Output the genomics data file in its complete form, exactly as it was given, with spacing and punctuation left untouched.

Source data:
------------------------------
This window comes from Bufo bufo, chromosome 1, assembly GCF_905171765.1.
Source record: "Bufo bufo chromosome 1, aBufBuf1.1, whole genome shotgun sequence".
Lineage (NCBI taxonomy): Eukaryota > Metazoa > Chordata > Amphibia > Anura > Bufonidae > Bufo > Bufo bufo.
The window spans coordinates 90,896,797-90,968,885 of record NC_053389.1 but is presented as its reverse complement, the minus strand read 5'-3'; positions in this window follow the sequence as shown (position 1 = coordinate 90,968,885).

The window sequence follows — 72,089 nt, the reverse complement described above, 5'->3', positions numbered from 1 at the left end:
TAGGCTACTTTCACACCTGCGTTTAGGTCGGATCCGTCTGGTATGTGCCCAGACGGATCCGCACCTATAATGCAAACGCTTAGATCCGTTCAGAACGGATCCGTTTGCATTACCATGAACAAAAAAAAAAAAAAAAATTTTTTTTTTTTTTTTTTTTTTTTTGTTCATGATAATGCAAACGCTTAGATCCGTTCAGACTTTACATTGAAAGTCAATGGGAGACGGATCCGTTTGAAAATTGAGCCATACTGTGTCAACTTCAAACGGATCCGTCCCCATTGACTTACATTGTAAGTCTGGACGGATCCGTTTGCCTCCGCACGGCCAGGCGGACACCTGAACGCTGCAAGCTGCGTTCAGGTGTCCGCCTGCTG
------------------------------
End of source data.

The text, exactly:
This window comes from Bufo bufo, chromosome 1, assembly GCF_905171765.1.
Source record: "Bufo bufo chromosome 1, aBufBuf1.1, whole genome shotgun sequence".
Lineage (NCBI taxonomy): Eukaryota > Metazoa > Chordata > Amphibia > Anura > Bufonidae > Bufo > Bufo bufo.
The window spans coordinates 90,896,797-90,968,885 of record NC_053389.1 but is presented as its reverse complement, the minus strand read 5'-3'; positions in this window follow the sequence as shown (position 1 = coordinate 90,968,885).

The window sequence follows — 72,089 nt, the reverse complement described above, 5'->3', positions numbered from 1 at the left end:
TAGGCTACTTTCACACCTGCGTTTAGGTCGGATCCGTCTGGTATGTGCCCAGACGGATCCGCACCTATAATGCAAACGCTTAGATCCGTTCAGAACGGATCCGTTTGCATTACCATGAACAAAAAAAAAAAAAAAAATTTTTTTTTTTTTTTTTTTTTTTTTGTTCATGATAATGCAAACGCTTAGATCCGTTCAGACTTTACATTGAAAGTCAATGGGAGACGGATCCGTTTGAAAATTGAGCCATACTGTGTCAACTTCAAACGGATCCGTCCCCATTGACTTACATTGTAAGTCTGGACGGATCCGTTTGCCTCCGCACGGCCAGGCGGACACCTGAACGCTGCAAGCTGCGTTCAGGTGTCCGCCTGCTG